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School of Medicine
September 2006--For all the medical advancements since ancient times, functional recovery following spinal cord injury remains as elusive now as when the Roman physician Galen in the second century first described the central nervous system (CNS) and the effects of nerve damage.
What makes that especially maddening isn’t the fact that nerve cells never grow back—as successful reattachments of fingers or even hands demonstrate—but that in the brain and spinal cord, they’re prevented from doing so by molecular “stop signs” known as axon regeneration inhibitors (ARIs).
“If we could block these inhibitors pharmacologically,” says neuroscientist Ronald Schnaar, “we could restore axon regeneration in the CNS, if only partly.”
Schnaar first stumbled upon ARIs a decade ago. He was studying intercellular interactions, especially the role of gangliosides, the glycolipids that dominate a nerve cell’s surface. Given the task of identifying certain ganglioside binding partners, his graduate student, Lynda Yang, spotted myelin-associated glycoprotein (MAG) in one of her screens.
MAG-ganglioside binding, it turned out, is critical for keeping a nerve cell’s myelin insulation together: Nerves in mice engineered to lack proper gangliosides degenerate in a way similar to multiple sclerosis. While that’s interesting in its own right, the real intrigue for Schnaar was in two journal articles suggesting that MAG might also inhibit axon regrowth.
“So I reasoned, if MAG’s handshake with both an axon’s myelin and its surface gangliosides is important to keep myelin stabile,” he says, “it might also be important in this other role—inhibiting axon growth after injury.”
Schnaar tested axon growth under telling conditions. One experiment looked at nerve cells from animals with no gangliosides. Another added a soluble sugar to compete for MAG binding. A third cut gangliosides with the enzyme sialidase. Schnaar found that all these disruptions could restore axon regeneration in vitro.
Ready to test his finds on animal models, Schnaar saw the story take an interesting twist.
Re-enter Lynda Yang. After graduating from Hopkins with an M.D./Ph.D., she began a residency at the University of Michigan, where she developed an interest in a CNS injury known as a brachial plexus avulsion. This injury occurs when a violent force jerks one arm away from the rest of the body, ripping nerve endings from the spinal cord. Without a connection, the affected arm hangs limp, its dead weight straining the body. Amputating the limb is typical.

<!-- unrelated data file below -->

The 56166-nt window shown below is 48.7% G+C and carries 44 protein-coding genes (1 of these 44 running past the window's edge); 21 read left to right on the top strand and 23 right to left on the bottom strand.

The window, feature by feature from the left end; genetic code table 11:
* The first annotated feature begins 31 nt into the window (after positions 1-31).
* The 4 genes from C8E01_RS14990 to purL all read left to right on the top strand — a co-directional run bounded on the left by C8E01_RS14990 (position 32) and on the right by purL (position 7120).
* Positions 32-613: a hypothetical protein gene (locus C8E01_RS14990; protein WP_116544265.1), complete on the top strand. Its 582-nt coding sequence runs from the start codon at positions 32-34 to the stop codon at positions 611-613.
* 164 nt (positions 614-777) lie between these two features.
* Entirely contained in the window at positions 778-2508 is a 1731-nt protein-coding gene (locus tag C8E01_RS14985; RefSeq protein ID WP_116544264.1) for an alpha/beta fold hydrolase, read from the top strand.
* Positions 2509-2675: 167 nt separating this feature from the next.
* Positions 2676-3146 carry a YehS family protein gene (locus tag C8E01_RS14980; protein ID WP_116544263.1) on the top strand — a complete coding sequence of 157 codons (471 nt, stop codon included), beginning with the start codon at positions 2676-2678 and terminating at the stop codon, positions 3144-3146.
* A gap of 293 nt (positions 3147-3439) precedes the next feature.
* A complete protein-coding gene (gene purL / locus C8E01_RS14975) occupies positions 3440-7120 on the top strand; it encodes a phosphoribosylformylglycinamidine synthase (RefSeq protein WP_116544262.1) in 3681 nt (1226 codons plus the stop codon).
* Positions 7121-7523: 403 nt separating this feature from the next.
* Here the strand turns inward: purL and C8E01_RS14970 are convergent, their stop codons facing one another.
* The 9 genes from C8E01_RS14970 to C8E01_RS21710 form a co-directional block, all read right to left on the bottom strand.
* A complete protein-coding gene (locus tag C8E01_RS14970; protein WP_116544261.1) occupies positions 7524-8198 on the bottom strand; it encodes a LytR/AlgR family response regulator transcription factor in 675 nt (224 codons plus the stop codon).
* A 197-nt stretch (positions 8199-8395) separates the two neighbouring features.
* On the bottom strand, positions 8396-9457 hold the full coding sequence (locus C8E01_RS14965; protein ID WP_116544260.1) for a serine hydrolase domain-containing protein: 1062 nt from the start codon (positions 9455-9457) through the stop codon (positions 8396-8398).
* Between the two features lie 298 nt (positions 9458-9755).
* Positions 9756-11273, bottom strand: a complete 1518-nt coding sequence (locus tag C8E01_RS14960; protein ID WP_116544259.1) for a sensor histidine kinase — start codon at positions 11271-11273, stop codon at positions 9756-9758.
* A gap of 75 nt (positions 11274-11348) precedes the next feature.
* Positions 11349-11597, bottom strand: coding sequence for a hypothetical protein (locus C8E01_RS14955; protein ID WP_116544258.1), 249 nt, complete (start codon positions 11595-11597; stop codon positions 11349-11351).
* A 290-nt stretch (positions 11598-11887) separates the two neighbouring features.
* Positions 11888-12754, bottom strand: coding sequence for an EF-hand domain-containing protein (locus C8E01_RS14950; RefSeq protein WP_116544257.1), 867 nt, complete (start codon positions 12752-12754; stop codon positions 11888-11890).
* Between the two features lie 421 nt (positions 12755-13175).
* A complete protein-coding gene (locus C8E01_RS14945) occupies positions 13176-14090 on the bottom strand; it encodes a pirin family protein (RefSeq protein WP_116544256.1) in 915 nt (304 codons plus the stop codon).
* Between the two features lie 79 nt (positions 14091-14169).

Yang, however, had spent a summer in England becoming familiar with an experimental technique of grafting an expendable peripheral nerve between the spinal cord and injured arm. The hope is that the graft will connect to the CNS as a bridge. While this approach sometimes restores nerve function, low success rate and complications haven’t warranted practical use.
Completing her residency, Yang went on a one-year research sabbatical—the perfect opportunity for a Hopkins reunion.
“Ron had really advanced the MAG project,” she says, “and I thought it would be great to combine my new surgical knowledge with his biochemical skills.”
Their goal was to optimize a rat model of brachial plexus injury and see if MAG inhibition could restore regeneration.
“If we could improve efficiency,” says Yang, “it could help tip the risk/reward balance for this experimental therapy.”
Along with Schnaar and biomedical engineer Larry Schramm, an expert on spinal cord axons, Yang surgically engineered nerve damage in rats and then tested the effects of sialidase—the approach with the most robust in vitro effect. Sialidase treatment extended three times more spinal axons to the graft.
“In fact, it was about the same number of axons as normally leave that segment of the spinal cord,” says Schnaar.
Back at Michigan, Yang continued to fine-tune her brachial plexus model to understand more of MAG’s underlying mechanisms. With treating patients as her ultimate goal, she has also opened a pediatric clinic for brachial plexus injuries. Childbirth trauma is a leading cause.
Schnaar and Schramm turned to a more complicated animal model of CNS injury, spinal contusion. In a contusion, the backbone shifts directly into the spinal cord, causing axons to pinch off and reseal. While their distal ends slowly degenerate, the axon fragment still attached to the spinal nerve cell remains healthy, if dormant.
“Our hope is to induce those axons to re-grow, to get function back,” Schnaar notes. “All of us are very enthusiastic about these studies.”
Improving Recovery from Spinal Cord Injury